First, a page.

Cartwright in 1949 expressed this attitude in his comment: “It is conceivable that one persuasive person could, through the use of mass media bend the world’s population to his will.”(1) We have noted also that some religious broadcasters still reflect this understanding, thinking that once they are able to attract an audience to their program changing that audience to their point of view is simply a matter of technique.
In the 1940s and 1950s, however, several studies began to demonstrate a more complex picture of the flow and effect of mass communication. From this matrix, subsequent research slowly began to identify a range of different variables that intervened between the message communicated and the effect produced on the person receiving the message.
The situation today is a complex one. Several major research directions have emerged involving not only personal but also social and cultural dimensions in the mass-media process, so that it is difficult to integrate these into a single theory of mass-media effect which has not only explanatory but also predictive ability. In order to cope with this diversity in the evaluation of religious television, it is necessary to break down the subject into several specific issues (covered in this chapter and the following two chapters). In this chapter, the major focus will be personal effects of religious television, understood primarily in terms of change in personal attitudes and behavior. Subsequent chapters will focus on two other major areas of religious television effect: the effects of religious television in relation to the local church and in relation to the broader cultural environment.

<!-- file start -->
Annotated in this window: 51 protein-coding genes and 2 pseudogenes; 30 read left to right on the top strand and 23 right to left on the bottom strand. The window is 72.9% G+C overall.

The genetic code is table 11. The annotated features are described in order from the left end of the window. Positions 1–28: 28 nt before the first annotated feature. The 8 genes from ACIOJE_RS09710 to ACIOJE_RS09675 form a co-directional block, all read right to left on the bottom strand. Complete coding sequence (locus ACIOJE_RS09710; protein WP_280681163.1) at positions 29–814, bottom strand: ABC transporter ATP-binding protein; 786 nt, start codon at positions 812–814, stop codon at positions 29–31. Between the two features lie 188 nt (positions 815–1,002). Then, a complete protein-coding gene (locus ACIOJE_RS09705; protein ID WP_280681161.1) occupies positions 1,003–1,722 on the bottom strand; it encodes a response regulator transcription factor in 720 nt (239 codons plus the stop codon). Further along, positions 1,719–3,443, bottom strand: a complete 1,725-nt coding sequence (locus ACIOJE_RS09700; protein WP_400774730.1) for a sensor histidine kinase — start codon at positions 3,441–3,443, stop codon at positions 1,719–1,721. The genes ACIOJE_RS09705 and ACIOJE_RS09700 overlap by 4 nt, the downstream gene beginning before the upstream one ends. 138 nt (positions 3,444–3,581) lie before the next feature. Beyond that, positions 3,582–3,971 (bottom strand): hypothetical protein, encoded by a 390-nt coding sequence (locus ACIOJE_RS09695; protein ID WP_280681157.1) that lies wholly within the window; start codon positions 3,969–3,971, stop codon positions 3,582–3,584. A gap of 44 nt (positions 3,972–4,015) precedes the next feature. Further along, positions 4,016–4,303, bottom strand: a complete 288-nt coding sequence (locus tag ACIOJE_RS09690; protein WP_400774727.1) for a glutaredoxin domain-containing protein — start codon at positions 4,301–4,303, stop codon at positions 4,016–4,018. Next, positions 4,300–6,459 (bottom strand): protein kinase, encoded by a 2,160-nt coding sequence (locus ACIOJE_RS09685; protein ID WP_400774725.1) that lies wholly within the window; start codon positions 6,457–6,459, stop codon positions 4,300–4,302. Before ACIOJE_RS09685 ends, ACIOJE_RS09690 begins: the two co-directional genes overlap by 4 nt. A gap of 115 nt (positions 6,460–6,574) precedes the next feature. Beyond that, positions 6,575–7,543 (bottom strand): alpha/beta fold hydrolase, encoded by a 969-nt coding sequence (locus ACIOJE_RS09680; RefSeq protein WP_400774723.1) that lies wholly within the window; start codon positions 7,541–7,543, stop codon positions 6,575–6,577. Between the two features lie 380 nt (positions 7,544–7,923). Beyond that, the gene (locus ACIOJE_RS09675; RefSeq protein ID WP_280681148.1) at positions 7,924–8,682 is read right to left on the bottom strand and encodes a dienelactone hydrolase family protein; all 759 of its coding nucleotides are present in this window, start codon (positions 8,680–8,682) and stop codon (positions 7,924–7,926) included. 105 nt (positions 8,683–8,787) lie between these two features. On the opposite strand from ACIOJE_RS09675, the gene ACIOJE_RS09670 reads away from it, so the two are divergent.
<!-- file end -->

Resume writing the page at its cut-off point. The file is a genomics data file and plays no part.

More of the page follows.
One of the most useful models for evaluating the personal effects of religious television programs is found in Television and Human Behavior by George Comstock and his associates. The authors looked at more than 2,500 books, articles, reports, and other documents in an attempt to derive an empirically based and comprehensive statement of the effects of television on human behavior. Included in this broad analysis is a psychological model for understanding the effects which television may have on individual attitudes and behavior. It is the opinion of this author that this model is of significant value for the religious communicator because of its empirical basis, its comprehensiveness, its clarity, and its applicability in understanding the religious television situation.